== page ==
The 10 best (and worst) changes in Mass Effect Legendary Edition

Mass Effect Legendary Edition was already going to be good because it contains three of the best RPGs ever made. It would have been nearly impossible to make that trilogy anything but a must-play experience because of its fundamental strengths. But BioWare made some fantastic changes that go above and beyond what typical remasters do. Here are just some of the best and worst changes in Mass Effect Legendary Edition.

New lighting and textures

The 10 best (and worst) changes in Mass Effect Legendary Edition

Mass Effect Legendary Edition isn’t like the Ratchet and Clank reboot or 2020’s Destroy All Humans remake that both saw a dramatic mechanical or visual overhaul. It is very much made upon the skeleton of the old games. But despite that dated framework, the trilogy looks fantastic because of the lighting.

And the lighting is the rising tide that raises all boats. Added lens flare and stronger lighting make each environment look decidedly less flat and mask each game’s true age. The new textures, 4K, and HDR support are definitely an improvement, but the universal nature of lighting makes everything shine even brighter.

Photo Mode

The 10 best (and worst) changes in Mass Effect Legendary Edition

The newly added Photo Mode points out how incredible the lighting truly is and gives users even more creative freedom. Players can now stop the action and use their creativity to get some excellent shots of Shepard, the crew, Wrex, or anything else in the galaxy. Many already have an attachment to the Mass Effect series and this Photo Mode allows them to savor some of those interactions in a way that wasn’t previously possible. It’s a functionally standard Photo Mode overall — it’s not the best or the worst — but it excels because of the personal bond many have with the series.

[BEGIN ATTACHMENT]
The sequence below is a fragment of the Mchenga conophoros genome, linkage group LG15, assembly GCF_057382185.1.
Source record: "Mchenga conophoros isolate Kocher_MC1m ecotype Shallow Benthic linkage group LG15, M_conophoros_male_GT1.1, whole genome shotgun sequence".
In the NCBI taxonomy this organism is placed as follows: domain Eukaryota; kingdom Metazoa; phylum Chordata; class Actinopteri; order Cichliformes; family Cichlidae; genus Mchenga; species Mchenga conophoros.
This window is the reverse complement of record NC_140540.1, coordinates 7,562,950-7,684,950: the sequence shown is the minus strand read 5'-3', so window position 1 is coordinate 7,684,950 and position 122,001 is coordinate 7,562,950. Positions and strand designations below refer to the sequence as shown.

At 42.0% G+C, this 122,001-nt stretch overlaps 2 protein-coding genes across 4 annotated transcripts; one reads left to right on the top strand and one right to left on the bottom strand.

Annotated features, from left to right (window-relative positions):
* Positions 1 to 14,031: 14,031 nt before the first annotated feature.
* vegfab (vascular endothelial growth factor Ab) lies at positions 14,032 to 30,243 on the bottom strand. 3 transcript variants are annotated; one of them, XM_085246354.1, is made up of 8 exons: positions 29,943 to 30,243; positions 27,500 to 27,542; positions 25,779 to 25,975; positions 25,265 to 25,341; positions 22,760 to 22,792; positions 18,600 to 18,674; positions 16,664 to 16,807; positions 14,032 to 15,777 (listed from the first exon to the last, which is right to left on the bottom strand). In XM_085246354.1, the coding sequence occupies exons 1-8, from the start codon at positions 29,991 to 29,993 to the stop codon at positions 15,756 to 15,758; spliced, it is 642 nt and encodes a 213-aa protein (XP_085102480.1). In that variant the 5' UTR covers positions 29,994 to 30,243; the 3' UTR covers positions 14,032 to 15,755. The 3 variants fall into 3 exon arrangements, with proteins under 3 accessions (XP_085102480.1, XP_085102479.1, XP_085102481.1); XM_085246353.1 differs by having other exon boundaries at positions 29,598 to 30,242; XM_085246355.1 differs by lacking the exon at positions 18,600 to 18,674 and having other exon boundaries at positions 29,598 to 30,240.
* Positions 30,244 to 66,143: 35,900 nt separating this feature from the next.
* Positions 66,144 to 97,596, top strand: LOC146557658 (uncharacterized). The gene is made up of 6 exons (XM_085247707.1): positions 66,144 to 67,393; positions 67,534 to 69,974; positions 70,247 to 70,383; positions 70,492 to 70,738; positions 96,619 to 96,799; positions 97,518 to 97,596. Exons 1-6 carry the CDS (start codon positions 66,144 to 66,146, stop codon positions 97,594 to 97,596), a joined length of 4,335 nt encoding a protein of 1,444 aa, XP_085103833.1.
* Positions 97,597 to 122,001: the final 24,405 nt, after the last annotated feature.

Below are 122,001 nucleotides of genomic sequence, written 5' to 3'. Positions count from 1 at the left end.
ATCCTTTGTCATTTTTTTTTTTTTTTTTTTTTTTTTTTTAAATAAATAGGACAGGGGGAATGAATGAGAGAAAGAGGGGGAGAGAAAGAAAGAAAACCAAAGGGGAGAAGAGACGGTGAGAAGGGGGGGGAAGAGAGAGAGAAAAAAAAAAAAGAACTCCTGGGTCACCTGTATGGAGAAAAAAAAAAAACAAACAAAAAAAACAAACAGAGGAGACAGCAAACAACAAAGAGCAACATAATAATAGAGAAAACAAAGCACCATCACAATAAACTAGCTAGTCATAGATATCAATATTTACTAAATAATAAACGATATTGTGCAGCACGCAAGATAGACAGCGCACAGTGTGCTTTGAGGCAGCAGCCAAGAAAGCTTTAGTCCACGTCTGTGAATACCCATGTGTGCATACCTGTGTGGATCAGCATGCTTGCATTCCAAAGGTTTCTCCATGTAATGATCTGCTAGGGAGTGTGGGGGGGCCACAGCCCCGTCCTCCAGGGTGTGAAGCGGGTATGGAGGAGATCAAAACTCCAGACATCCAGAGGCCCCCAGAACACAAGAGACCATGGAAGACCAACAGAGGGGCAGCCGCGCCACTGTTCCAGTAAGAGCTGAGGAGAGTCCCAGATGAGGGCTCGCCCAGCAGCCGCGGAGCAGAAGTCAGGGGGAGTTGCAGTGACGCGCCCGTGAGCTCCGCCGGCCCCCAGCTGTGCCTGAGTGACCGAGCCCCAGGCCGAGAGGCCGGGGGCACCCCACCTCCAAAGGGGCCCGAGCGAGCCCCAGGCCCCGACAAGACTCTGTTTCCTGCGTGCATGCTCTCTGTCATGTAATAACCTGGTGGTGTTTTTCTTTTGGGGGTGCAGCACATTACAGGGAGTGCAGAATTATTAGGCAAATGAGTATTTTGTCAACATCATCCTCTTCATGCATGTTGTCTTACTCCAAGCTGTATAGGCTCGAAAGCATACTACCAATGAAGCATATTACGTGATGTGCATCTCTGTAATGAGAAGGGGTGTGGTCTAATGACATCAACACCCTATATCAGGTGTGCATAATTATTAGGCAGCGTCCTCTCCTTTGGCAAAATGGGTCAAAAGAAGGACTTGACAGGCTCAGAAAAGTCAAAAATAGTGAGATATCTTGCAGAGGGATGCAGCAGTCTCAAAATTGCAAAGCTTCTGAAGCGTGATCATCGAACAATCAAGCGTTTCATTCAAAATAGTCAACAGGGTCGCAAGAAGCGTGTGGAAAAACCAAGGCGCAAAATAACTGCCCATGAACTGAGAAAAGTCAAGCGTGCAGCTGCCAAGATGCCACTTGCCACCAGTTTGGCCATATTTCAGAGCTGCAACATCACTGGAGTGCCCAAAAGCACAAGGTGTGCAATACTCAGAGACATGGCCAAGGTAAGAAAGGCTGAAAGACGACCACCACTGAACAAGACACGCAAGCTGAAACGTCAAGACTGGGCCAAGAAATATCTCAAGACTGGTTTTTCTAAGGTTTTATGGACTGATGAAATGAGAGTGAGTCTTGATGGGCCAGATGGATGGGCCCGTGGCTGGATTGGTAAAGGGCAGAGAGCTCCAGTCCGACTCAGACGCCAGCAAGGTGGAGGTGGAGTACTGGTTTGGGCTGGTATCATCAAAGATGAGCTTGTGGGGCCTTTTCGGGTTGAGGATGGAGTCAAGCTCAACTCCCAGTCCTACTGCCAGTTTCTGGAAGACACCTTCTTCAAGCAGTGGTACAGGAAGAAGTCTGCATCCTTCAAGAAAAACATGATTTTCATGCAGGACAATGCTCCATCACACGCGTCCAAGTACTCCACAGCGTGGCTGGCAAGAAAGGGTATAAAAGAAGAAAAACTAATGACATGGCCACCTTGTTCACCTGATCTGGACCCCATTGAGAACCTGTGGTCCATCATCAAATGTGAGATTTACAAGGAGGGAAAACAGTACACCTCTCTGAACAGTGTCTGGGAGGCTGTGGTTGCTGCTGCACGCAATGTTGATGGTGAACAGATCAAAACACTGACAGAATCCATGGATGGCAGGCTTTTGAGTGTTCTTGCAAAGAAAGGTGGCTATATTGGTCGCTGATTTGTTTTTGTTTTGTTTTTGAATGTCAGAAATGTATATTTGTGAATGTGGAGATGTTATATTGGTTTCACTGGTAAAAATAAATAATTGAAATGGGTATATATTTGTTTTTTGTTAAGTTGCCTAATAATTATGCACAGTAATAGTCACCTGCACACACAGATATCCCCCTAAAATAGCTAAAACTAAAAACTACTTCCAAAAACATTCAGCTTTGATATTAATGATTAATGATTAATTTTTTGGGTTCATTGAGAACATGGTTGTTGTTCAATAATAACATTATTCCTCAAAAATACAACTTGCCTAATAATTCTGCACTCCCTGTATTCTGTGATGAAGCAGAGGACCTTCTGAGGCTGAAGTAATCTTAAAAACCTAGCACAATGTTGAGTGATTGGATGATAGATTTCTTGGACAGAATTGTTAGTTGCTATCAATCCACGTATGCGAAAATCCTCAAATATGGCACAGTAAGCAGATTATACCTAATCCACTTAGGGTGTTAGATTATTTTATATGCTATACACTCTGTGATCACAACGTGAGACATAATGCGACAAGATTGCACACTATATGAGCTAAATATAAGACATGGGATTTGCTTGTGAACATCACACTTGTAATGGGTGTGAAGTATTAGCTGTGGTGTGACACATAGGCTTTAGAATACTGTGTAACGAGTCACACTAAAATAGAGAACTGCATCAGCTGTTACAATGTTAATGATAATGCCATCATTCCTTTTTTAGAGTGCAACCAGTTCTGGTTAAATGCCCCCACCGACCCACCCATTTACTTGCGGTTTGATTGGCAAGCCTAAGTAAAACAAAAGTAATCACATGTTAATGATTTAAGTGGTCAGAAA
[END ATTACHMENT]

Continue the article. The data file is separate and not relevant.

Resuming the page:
Faster loads and skippable elevator rides

The PS5 and Xbox Series X make it hard to go back to older games with dreadful loading times. Mass Effect was one of those games as it was full of infamously long elevator rides meant to mask load times. And even though Mass Effect 2 poked fun at those elevator rides, it, along with Mass Effect 3, also had some brutally long loading screens and massive occasional texture pop-in.

Legendary Edition fixes all of that, slicing them down to something more manageable and cuts out almost all texture pop-in along the way. Loads that previously took 20 seconds now only take five or six and dramatically speed up the tempo. It didn’t seem fair that a series with such incredible pacing was artificially slowed down by technical shortcomings. And even though not everyone will want to skip the charming character banter in the elevators, being able to is a solid, user-friendly touch.

Better gunplay

The 10 best (and worst) changes in Mass Effect Legendary Edition

Mass Effect is almost unforgivably clunky in 2021. The reticle is comically huge, Shepard is too close to the center of the screen, the powers don’t always work correctly, and many of the guns aren’t useable in certain classes. These are just a few of the problems that make revisiting the original a slog.

Although it keeps the finicky automatic cover system, this remaster addresses a lot of those problems. Aiming is more accurate, meaning shots are easier to line up. Hit marks give better feedback. Shepard is slightly off to the side to allow for a better view of the action. The cooldown on healing is faster. Classes don’t lock players out of guns. Cover may not always behave and there are still some general rough patches, the first Mass Effect’s combat is no longer a part of the game players have to suffer through to get to the story. It’s unfortunate that Mass Effect 3’s fast, fluid combat didn’t come to the other games, but this is an acceptable compromise.

A more cohesive presentation

The 10 best (and worst) changes in Mass Effect Legendary Edition